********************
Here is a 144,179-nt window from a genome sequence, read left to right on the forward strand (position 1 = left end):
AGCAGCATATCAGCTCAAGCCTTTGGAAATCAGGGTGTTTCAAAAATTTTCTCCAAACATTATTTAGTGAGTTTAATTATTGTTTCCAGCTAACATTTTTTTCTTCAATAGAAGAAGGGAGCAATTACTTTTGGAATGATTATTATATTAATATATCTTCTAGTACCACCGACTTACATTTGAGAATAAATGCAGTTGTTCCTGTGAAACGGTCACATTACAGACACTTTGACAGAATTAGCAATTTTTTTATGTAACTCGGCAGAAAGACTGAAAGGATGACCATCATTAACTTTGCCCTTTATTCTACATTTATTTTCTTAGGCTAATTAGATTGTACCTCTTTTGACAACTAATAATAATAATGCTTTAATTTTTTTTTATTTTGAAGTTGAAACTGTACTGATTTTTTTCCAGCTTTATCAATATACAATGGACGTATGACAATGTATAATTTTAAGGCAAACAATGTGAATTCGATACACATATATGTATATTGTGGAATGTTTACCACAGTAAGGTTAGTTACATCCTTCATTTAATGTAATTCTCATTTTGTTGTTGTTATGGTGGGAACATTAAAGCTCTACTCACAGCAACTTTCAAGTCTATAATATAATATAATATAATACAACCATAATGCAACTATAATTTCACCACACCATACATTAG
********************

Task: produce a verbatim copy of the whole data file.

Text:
Here is a 144,179-nt window from a genome sequence, read left to right on the forward strand (position 1 = left end):
AGCAGCATATCAGCTCAAGCCTTTGGAAATCAGGGTGTTTCAAAAATTTTCTCCAAACATTATTTAGTGAGTTTAATTATTGTTTCCAGCTAACATTTTTTTCTTCAATAGAAGAAGGGAGCAATTACTTTTGGAATGATTATTATATTAATATATCTTCTAGTACCACCGACTTACATTTGAGAATAAATGCAGTTGTTCCTGTGAAACGGTCACATTACAGACACTTTGACAGAATTAGCAATTTTTTTATGTAACTCGGCAGAAAGACTGAAAGGATGACCATCATTAACTTTGCCCTTTATTCTACATTTATTTTCTTAGGCTAATTAGATTGTACCTCTTTTGACAACTAATAATAATAATGCTTTAATTTTTTTTTATTTTGAAGTTGAAACTGTACTGATTTTTTTCCAGCTTTATCAATATACAATGGACGTATGACAATGTATAATTTTAAGGCAAACAATGTGAATTCGATACACATATATGTATATTGTGGAATGTTTACCACAGTAAGGTTAGTTACATCCTTCATTTAATGTAATTCTCATTTTGTTGTTGTTATGGTGGGAACATTAAAGCTCTACTCACAGCAACTTTCAAGTCTATAATATAATATAATATAATACAACCATAATGCAACTATAATTTCACCACACCATACATTAG